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Blah Blah Blah…Israel…Blah Blah Blah: The critical need of “checking in”

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<p> For those of us who have the privilege of counseling other people on a regular basis, it is a sobering task to speak words of life and truth on behalf of God to a person who is hurting.  Thankfully, in Jesus Christ we have an example of how we are all to approach personal ministry when we read the following in Hebrews 4:15-16:</p> <p> <em>For we do not have a high priest who is unable to sympathize with our weaknesses, but one who in every respect has been tempted as we are, yet without sin. Let us then with confidence draw near to the throne of grace, that we may receive mercy and find grace to help in time of need.</em></p> <p> In these verses we learn that Christ sympathizes with another’s weaknesses and then calls those being ministered to and those doing the ministering to draw near to His throne of grace in time of need.  Paul Tripp in his excellent book <em>Instruments in the Redeemer’s Hands </em>comments on these verses when he says,</p> <p> “Our experience of sympathy is usually limited to feeling sorry for someone and being thankful that we’re not in the same boat. But sympathy here means to be <em>moved by what has moved someone else. </em>Christ’s sympathy is so strong that our problems become his” (pg. 166).</p> <p> If we are going to be moved by what moves someone else we first need to enter into their story.  In a recent blog entry, Craig wrote an excellent article entitled “Inward Bound” that will help you enter into another person’s story.  If you haven’t read the article yet, I would encourage you to do so.  One of the things Craig emphasized in his article was accurate listening.  He said, “Entering the world of hurt of another is centered on humble, intentional, and accurate listening. ”</p> <p> I would like to emphasize an important aspect of accurate listening, and that is the critical need to check in with the counselee to ascertain what they are receiving from your instruction.  Let me provide you an example.   In a particular counseling case I was counseling a husband and wife, and they had two advocates in counseling with us.  At one point, I felt like a story using the nation of Israel would be helpful in demonstrating how this couple was responding to their trials much like the Jewish people had in the Old Testament.  After sharing a particular passage, I asked the wife, “What did you just hear me say?”  She immediately fired off the following unforgettable phrase, “Blah, Blah, Blah . . . Israel . . . Blah Blah Blah.”  Needless to say we all got a good laugh and I astutely observed she didn’t understand what I was trying to teach her.  In years gone by I would have enthusiastically continued teaching her from the Scriptures assuming everyone was tracking with me the whole time.  Thankfully, I didn’t do that in this instance.  As I have continued to counsel, I have become convinced that it is absolutely critical to frequently check in and ask the counselee the following things: <strong>what did you just hear me say</strong>?; <strong>what are some key takeaways from our time thus far</strong>?; <strong>where are you still struggling?</strong>; <strong>what do we need to still cover for you to be confident things will be different going home?</strong>; or perhaps after teaching a difficult passage following Jesus’ example by asking the counselee, “<strong>Do you believe this?</strong>” (John 11:25-26)?  Again, Paul Tripp provides helpful insight into the importance of checking in when he says,</p> <p> “When you are careful to ask people to define, clarify, and explain, you will avoid many misunderstandings and false assumptions that rob personal ministry of its effectiveness. Remember, you are not seeking to broadcast the principles of the Word in a general way. Rather, in the privacy of this moment with this person, use the Word with focused specificity . . . Because you are eager to contextualize the gospel for this person, you won’t ask her to define, clarify, and explain just once.  You will do it again and again, seeking to avoid subtle misunderstandings and to handle the truth with concrete practicality” (<em>Instruments in the Redeemer’s Hands </em>pg. 171-172).</p> <p> If we as biblical counselors are to be effective in personal ministry, it is absolutely essential that we regularly and consistently check in with our counselees to maintain an accurate picture of their understanding.  Personal ministry depends on knowing someone well enough to speak truth into their lives where they are at in that moment.  May God help us to be patient, compassionate, persistent, and caring enough to regularly check in with our counselees so that the words of truth we speak will take root in their hearts and bear fruit that will remain.     </p> <p>                                                                                                                                                                                                             </p> <p> Scott O'Malley</p>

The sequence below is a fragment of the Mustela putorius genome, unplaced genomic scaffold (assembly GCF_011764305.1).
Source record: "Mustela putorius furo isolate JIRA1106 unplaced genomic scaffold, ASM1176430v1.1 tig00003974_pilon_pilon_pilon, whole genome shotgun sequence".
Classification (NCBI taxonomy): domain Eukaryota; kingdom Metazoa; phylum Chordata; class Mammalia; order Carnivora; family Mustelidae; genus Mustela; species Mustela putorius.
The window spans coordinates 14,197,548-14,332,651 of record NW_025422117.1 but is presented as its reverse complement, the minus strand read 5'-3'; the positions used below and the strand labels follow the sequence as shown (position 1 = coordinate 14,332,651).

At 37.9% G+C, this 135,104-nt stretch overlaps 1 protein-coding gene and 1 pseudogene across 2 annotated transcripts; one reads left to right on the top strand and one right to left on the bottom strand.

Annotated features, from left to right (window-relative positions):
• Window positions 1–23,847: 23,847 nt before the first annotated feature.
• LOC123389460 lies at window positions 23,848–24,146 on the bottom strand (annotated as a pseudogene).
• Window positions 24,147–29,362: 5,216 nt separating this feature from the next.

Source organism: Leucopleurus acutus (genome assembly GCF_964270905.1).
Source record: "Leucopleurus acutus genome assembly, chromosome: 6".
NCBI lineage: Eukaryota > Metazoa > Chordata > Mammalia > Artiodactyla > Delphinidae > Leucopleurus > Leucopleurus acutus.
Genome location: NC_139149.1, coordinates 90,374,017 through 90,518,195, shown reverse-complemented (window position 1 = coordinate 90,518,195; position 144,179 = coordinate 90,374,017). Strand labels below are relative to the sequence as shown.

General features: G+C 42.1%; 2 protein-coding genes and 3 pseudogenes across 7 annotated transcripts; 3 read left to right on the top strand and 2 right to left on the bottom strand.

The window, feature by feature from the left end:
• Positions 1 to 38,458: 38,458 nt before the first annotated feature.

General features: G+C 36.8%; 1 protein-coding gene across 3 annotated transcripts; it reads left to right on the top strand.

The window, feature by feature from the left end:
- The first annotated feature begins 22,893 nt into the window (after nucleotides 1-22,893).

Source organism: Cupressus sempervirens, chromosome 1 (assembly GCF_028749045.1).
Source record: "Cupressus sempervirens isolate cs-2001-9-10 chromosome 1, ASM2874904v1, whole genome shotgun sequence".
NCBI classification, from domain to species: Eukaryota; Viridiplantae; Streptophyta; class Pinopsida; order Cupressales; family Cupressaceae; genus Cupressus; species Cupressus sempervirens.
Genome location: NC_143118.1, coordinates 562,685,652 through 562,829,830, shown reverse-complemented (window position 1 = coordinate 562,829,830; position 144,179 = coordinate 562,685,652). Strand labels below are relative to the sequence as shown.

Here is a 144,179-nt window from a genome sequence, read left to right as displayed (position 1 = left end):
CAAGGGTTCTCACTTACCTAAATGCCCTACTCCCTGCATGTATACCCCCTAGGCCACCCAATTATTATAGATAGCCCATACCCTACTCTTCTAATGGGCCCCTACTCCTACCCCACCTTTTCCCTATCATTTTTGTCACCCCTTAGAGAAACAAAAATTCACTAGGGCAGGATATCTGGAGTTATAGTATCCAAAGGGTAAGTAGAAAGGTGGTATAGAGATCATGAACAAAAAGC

Posted on February 8, 2014